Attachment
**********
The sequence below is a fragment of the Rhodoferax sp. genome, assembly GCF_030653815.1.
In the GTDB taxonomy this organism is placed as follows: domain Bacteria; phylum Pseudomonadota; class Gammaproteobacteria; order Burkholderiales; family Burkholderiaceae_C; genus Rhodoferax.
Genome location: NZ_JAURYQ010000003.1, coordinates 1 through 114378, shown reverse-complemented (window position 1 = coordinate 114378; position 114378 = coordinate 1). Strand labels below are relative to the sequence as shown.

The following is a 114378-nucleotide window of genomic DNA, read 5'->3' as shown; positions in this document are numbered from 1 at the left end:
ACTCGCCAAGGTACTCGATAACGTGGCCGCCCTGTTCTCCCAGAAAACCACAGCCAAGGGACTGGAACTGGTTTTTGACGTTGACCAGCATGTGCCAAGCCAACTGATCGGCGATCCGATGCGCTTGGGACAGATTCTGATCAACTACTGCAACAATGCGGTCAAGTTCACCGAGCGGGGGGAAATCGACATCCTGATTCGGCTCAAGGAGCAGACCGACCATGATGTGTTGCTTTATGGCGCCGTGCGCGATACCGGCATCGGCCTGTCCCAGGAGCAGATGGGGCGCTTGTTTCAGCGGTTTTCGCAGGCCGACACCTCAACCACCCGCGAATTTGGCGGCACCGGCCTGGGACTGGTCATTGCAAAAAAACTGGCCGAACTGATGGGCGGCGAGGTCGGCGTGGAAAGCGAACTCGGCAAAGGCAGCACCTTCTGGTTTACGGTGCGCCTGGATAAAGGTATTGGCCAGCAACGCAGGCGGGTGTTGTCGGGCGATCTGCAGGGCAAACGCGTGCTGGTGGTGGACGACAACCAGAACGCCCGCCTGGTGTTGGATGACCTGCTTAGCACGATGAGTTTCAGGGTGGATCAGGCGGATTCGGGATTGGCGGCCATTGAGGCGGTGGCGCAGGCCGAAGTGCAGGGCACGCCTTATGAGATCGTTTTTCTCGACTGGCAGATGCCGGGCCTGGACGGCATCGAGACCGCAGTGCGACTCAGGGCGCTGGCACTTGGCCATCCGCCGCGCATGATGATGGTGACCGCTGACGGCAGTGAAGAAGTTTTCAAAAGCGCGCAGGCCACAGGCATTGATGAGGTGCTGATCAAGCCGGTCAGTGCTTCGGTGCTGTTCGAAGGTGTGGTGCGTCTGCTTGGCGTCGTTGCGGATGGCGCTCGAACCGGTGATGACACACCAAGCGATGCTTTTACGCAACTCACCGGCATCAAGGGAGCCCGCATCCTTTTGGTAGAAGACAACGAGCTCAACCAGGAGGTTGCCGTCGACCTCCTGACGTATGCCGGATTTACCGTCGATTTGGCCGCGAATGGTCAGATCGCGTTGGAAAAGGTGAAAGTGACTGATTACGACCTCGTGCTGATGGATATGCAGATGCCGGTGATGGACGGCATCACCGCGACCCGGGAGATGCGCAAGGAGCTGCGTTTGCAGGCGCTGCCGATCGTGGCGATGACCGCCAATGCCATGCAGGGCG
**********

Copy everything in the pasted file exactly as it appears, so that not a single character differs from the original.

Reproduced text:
The sequence below is a fragment of the Rhodoferax sp. genome, assembly GCF_030653815.1.
In the GTDB taxonomy this organism is placed as follows: domain Bacteria; phylum Pseudomonadota; class Gammaproteobacteria; order Burkholderiales; family Burkholderiaceae_C; genus Rhodoferax.
Genome location: NZ_JAURYQ010000003.1, coordinates 1 through 114378, shown reverse-complemented (window position 1 = coordinate 114378; position 114378 = coordinate 1). Strand labels below are relative to the sequence as shown.

The following is a 114378-nucleotide window of genomic DNA, read 5'->3' as shown; positions in this document are numbered from 1 at the left end:
ACTCGCCAAGGTACTCGATAACGTGGCCGCCCTGTTCTCCCAGAAAACCACAGCCAAGGGACTGGAACTGGTTTTTGACGTTGACCAGCATGTGCCAAGCCAACTGATCGGCGATCCGATGCGCTTGGGACAGATTCTGATCAACTACTGCAACAATGCGGTCAAGTTCACCGAGCGGGGGGAAATCGACATCCTGATTCGGCTCAAGGAGCAGACCGACCATGATGTGTTGCTTTATGGCGCCGTGCGCGATACCGGCATCGGCCTGTCCCAGGAGCAGATGGGGCGCTTGTTTCAGCGGTTTTCGCAGGCCGACACCTCAACCACCCGCGAATTTGGCGGCACCGGCCTGGGACTGGTCATTGCAAAAAAACTGGCCGAACTGATGGGCGGCGAGGTCGGCGTGGAAAGCGAACTCGGCAAAGGCAGCACCTTCTGGTTTACGGTGCGCCTGGATAAAGGTATTGGCCAGCAACGCAGGCGGGTGTTGTCGGGCGATCTGCAGGGCAAACGCGTGCTGGTGGTGGACGACAACCAGAACGCCCGCCTGGTGTTGGATGACCTGCTTAGCACGATGAGTTTCAGGGTGGATCAGGCGGATTCGGGATTGGCGGCCATTGAGGCGGTGGCGCAGGCCGAAGTGCAGGGCACGCCTTATGAGATCGTTTTTCTCGACTGGCAGATGCCGGGCCTGGACGGCATCGAGACCGCAGTGCGACTCAGGGCGCTGGCACTTGGCCATCCGCCGCGCATGATGATGGTGACCGCTGACGGCAGTGAAGAAGTTTTCAAAAGCGCGCAGGCCACAGGCATTGATGAGGTGCTGATCAAGCCGGTCAGTGCTTCGGTGCTGTTCGAAGGTGTGGTGCGTCTGCTTGGCGTCGTTGCGGATGGCGCTCGAACCGGTGATGACACACCAAGCGATGCTTTTACGCAACTCACCGGCATCAAGGGAGCCCGCATCCTTTTGGTAGAAGACAACGAGCTCAACCAGGAGGTTGCCGTCGACCTCCTGACGTATGCCGGATTTACCGTCGATTTGGCCGCGAATGGTCAGATCGCGTTGGAAAAGGTGAAAGTGACTGATTACGACCTCGTGCTGATGGATATGCAGATGCCGGTGATGGACGGCATCACCGCGACCCGGGAGATGCGCAAGGAGCTGCGTTTGCAGGCGCTGCCGATCGTGGCGATGACCGCCAATGCCATGCAGGGCG